Here’s one thing I’ve realized over the Â last several years: If you love Mary, you will eventually end up loving St. Joseph.
If you love Mary’s compassion for those who are on the outs of society, you have to love Joseph, too. Â After all, his behavior towards Mary herself shows that he was a man who could forgive. Â His betrothed is pregnant, and he knows it’s not HIS child; there’s pretty much only one conclusion you can reach, right? Â And yet even though he must have been seriously disappointed and humiliated (talk about an ego blow for any guy!), Â he was determined to spare her as much of the inevitable social and religious condemnation as he could. Â Seriously: Joseph was quite the guy.
If you love Mary’s courage and the way that she said “yes” to such a terrifyingly huge mission, then you have to love Joseph’s courage, too. Â After all, he — much like Mary — surely had a vision of the way his future would unfold. Â I don’t want to presume to know what Joseph hoped for, but I’m guessing it was something along the lines of the cozy family home and the white picket fence. Â Odds are good it did not involve raising the Son of God and the Savior of the World. That’s why Joseph, like Mary, is a terrific model of Letting Go and Rolling With It.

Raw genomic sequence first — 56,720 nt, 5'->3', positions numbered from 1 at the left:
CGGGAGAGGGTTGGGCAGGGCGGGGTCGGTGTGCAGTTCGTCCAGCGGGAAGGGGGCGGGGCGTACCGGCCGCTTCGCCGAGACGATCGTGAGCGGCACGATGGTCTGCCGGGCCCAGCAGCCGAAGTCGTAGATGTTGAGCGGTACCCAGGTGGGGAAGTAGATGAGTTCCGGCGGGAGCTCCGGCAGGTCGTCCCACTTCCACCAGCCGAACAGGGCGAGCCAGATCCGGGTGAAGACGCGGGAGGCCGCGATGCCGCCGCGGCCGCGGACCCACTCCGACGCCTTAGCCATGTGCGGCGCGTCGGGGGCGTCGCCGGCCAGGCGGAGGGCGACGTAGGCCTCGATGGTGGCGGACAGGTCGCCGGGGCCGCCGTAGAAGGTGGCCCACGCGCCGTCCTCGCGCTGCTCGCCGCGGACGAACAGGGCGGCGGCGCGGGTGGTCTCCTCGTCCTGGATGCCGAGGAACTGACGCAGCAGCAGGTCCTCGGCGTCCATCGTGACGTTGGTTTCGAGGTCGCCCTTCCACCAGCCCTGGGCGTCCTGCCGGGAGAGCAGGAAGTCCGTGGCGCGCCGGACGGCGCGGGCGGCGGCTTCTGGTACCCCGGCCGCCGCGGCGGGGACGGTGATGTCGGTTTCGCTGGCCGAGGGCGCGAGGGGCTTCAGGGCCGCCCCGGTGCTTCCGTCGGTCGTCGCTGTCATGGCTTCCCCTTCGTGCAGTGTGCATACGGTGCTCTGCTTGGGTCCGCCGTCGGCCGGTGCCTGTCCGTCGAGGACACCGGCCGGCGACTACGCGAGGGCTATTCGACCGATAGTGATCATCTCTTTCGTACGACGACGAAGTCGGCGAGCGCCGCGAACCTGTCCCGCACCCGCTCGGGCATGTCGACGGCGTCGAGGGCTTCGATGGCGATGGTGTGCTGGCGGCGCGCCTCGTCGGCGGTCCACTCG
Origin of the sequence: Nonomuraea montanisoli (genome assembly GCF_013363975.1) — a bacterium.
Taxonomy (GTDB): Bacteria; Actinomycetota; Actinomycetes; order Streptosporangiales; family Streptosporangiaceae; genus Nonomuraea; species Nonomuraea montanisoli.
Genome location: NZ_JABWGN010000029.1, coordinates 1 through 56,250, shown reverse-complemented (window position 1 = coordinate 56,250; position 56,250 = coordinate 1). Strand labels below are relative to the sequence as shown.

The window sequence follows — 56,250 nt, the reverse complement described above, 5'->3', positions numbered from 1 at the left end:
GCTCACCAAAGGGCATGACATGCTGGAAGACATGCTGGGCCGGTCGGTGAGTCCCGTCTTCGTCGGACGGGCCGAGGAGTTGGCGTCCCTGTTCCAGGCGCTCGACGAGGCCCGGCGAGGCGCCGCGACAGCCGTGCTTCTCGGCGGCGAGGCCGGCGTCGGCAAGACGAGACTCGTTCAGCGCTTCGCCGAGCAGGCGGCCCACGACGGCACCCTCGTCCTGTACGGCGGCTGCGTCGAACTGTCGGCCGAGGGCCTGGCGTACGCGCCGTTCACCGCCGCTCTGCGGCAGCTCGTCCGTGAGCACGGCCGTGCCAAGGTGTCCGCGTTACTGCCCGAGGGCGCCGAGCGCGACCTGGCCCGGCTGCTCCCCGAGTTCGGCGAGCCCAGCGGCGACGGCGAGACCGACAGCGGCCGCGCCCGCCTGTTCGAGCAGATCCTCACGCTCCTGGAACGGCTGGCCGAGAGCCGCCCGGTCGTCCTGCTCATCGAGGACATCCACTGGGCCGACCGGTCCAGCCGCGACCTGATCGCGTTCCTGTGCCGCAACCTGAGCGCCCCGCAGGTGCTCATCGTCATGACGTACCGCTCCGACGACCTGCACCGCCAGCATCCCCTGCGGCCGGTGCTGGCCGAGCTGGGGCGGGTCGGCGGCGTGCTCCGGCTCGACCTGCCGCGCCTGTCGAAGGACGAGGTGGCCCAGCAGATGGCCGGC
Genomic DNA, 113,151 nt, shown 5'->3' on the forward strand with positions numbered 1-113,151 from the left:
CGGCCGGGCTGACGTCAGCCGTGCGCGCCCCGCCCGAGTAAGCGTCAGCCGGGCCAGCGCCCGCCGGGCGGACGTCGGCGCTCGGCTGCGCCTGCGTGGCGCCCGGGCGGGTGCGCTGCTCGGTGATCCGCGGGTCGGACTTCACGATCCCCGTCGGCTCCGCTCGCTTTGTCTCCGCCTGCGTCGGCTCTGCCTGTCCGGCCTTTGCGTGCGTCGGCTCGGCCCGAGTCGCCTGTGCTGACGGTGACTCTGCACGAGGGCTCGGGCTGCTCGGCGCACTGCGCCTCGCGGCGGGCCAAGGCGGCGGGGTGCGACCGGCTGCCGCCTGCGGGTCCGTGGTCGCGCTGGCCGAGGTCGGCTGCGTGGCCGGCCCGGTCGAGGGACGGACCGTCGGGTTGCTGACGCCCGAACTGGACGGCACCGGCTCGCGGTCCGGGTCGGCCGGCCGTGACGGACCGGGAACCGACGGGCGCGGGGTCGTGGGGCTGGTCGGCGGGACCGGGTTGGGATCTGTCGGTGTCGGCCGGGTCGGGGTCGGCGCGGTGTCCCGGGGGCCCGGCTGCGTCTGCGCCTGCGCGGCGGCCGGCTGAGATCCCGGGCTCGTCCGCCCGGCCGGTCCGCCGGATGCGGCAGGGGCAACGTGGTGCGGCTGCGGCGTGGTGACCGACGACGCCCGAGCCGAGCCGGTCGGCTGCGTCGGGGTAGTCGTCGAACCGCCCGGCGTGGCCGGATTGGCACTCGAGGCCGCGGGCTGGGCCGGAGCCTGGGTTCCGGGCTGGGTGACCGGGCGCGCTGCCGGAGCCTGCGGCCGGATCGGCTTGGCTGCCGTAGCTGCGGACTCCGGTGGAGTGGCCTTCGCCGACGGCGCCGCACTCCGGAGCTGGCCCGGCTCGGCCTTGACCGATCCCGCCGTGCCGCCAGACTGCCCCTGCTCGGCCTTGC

If you love Mary’s devotion to her son, you have to love Joseph’s, too. Â He is a beautiful model for all dads, especially for men who raise children who are not biologically their own. Â I think Joseph is proof that fatherhood is more than just contributing DNA — it’s about the hands-on, daily experience of nurturing a child. Â It’s about modeling, through your dealings with those around you, what it means to be a person of integrity. It’s about showing that a true man doesn’t walk all over those who have less power; instead, he treats them with dignity and compassion. Â It’s about being the person that others can count on to be there, always. Â We see evidence of all of this in Joseph, and more.
So on this feast day, go ahead and love him. Â He deserves it.